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China and India's border disputes threat to escalate conflicts through Asia

May 27, 2020 | 10:20

The two sides have not fired a bullet since 1975, but small-scale clashes have escalated in recent weeks. Beijing and New Delhi both said to be in contact over the situation via diplomatic channels but the two sides have continued to engage in hostile rhetoric over a decades-old dispute they threatened to revitalize.

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A Chinese soldier,left, and Indian soldier, right ( Illustration photo on the sputniknews)

Skirmishes between China and India along their contested border this month has ignited new tensions among the world's two largest populations and sparked fears of a wider conflict between the two major nuclear-armed powers in Asia.

When soldiers from the world’s two most populous countries, which together spend more than $300 billion on their military every year, clash, one might expect bloodshed.

But so far, Chinese and Indian troops have only thrown rocks and tried to shout each other down along an undefined and disputed border located thousands of feet above sea level.

The skirmishes are not the sort the region normally sees in the case of India and Pakistan, who fire artillery shells and use heavy weaponry on each other - often inflicting civilian casualties.

Yet, there are growing concerns that recent tensions between the militaries of China and India, along what’s known as the Line of Actual Control (LAC), will lead to a bloody fight, reported the trtworld.

“Not since 1975 has a bullet been fired across the shared border. As a result, the theory that Sino-Indian clashes are flashes in the pan and unlikely to lead to more extensive fighting has become a widely held consensus,” Professors Sumit Ganguly and Manjeet S Pardesi wrote in the Foreign Policy.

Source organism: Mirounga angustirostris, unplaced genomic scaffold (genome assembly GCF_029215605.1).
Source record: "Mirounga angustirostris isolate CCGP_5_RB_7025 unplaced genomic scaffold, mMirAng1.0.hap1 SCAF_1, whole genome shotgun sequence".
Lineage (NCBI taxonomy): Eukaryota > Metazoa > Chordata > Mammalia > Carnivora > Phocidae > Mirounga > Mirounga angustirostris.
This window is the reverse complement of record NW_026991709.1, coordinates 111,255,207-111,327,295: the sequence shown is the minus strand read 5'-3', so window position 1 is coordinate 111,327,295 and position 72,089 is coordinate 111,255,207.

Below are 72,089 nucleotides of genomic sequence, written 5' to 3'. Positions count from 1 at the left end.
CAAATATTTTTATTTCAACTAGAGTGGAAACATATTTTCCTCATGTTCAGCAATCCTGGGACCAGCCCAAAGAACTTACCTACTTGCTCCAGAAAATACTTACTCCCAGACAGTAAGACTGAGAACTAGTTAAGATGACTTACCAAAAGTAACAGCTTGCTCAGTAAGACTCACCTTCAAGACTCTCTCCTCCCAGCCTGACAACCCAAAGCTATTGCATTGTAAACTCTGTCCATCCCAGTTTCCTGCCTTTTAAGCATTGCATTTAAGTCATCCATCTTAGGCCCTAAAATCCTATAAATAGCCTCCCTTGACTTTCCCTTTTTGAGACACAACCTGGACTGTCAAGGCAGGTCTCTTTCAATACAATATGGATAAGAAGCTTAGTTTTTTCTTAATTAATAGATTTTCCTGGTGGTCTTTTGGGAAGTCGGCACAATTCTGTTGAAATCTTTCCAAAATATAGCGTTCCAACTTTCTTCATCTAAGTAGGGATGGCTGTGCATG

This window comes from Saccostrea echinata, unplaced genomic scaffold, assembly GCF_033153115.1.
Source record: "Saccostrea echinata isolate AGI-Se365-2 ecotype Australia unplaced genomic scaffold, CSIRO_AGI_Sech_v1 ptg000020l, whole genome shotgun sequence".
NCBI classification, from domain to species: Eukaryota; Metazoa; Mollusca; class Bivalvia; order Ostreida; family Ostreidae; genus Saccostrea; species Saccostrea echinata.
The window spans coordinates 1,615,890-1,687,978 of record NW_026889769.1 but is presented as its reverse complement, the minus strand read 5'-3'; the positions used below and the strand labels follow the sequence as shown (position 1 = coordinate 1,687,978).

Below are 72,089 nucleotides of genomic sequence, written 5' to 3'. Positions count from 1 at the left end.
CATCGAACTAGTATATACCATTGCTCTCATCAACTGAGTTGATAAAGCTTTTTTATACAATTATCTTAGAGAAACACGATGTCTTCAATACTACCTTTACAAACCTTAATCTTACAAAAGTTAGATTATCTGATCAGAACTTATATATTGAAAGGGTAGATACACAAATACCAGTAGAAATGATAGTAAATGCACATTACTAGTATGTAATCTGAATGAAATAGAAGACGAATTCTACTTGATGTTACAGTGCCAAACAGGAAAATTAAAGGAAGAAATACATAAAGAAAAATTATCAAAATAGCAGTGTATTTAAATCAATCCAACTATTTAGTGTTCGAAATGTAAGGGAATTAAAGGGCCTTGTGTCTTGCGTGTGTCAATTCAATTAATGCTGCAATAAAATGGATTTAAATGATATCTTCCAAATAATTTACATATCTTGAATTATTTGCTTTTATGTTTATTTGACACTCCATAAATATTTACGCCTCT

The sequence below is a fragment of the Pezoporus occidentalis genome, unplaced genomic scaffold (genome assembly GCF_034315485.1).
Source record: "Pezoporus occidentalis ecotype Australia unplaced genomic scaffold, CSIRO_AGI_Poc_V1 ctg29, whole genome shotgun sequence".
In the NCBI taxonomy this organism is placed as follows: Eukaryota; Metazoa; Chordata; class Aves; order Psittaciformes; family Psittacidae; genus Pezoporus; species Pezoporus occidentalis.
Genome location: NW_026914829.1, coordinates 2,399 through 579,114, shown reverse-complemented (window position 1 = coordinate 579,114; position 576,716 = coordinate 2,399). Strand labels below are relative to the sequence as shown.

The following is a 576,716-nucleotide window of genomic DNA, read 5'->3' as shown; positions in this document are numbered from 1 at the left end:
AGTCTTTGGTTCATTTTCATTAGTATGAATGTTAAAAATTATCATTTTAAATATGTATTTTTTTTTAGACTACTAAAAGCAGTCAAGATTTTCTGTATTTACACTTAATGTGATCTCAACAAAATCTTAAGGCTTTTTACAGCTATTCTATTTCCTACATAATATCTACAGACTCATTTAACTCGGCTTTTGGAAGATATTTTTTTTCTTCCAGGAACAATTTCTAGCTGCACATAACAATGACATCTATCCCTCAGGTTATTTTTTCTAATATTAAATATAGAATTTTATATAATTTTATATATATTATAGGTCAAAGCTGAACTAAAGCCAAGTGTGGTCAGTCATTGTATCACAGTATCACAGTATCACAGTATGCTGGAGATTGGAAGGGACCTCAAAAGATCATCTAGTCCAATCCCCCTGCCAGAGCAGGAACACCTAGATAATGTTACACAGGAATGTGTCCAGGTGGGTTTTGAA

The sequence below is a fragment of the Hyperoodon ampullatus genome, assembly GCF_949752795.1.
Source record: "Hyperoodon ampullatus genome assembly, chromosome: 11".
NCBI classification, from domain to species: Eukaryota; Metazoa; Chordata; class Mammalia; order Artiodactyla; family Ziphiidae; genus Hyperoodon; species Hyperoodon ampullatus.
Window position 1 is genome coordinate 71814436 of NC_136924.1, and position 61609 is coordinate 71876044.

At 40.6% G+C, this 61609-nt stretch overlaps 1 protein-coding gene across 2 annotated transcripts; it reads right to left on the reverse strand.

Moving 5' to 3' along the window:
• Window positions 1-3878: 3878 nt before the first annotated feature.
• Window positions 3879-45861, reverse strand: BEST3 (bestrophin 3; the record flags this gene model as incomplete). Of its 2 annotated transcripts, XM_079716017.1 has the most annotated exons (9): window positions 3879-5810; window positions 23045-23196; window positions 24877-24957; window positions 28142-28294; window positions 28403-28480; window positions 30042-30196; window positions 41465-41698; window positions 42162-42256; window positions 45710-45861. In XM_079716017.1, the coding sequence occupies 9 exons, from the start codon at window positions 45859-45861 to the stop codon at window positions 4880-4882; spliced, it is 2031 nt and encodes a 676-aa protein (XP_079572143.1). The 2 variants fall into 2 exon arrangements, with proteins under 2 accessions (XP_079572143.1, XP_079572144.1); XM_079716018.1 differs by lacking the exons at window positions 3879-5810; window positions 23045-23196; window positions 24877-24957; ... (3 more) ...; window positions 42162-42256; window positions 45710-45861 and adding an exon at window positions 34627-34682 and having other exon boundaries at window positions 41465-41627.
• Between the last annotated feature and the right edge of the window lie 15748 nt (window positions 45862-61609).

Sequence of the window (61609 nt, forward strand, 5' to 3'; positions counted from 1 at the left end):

But chances of a direct confrontation have increased as the two sides try to exert influence in the region and beyond, they add.

china and indias border disputes threats to escalate conflicts through asia
An Indian army convoy moves towards the border in Pangong, a disputed territory between India and China, on August 5, 2012, in Ladakh, Indian-administered Kashmir. The region has been a hotspot for tensions between India and China for decades. YAWAR NAZIR/GETTY IMAGES

Trouble at the roof of the world

Chinese and Indian border patrols have faced off on at least four different locations in the past month. Three of the hotspots were in Ladakh in the disputed Kashmir region, while another is at Nuka La Pass, which connects India’s northeastern state of Sikkim with China’s Tibet.

The LAC runs at 15,000ft above sea level along an undefined border that stretches thousands of kilometers from Kashmir at one end, and Myanmar on the other.

Small-scale clashes have not been unusual since 1962, when the two sides fought the Himalayan war over territorial integrity. Since then, Beijing and New Delhi have signed a number of agreements to avert any major escalation.

“No activities of either side shall overstep the line of actual control. In case personnel of one side cross the line of actual control, upon being cautioned by the other side, they shall immediately pull back to their own side of the line of actual control,” says the 1993 agreement on the management of the de-facto border.

The clashes come in the wake of a new access point that India opened in Arunachal Pradesh in India’s northeast, a region also claimed by China. India wants the access point for faster movement of troops and artillery.

In 2017, a month-long standoff on the disputed Doklam plateau at the unmarked border heightened tensions between the two countries.

China claims 90,000 sq km of its territory is under India’s control.

While India’s economy and military is many times smaller than that of China, under the leadership of Hindu nationalist Prime Minister Narendra Modi, New Delhi has been trying to redraw borders on several fronts.

And when it comes to China, Modi can count on support from China’s main rival - the United States.

Alice Wells, the top US diplomat for South Asia, says the skirmishes represent China’s attempt to assert itself just like it has done in the South China Sea.

“For anyone who was under any illusions that Chinese aggression was only rhetorical, I think they need to speak to India,” she recently told the Atlantic Council.

china and indias border disputes threats to escalate conflicts through asia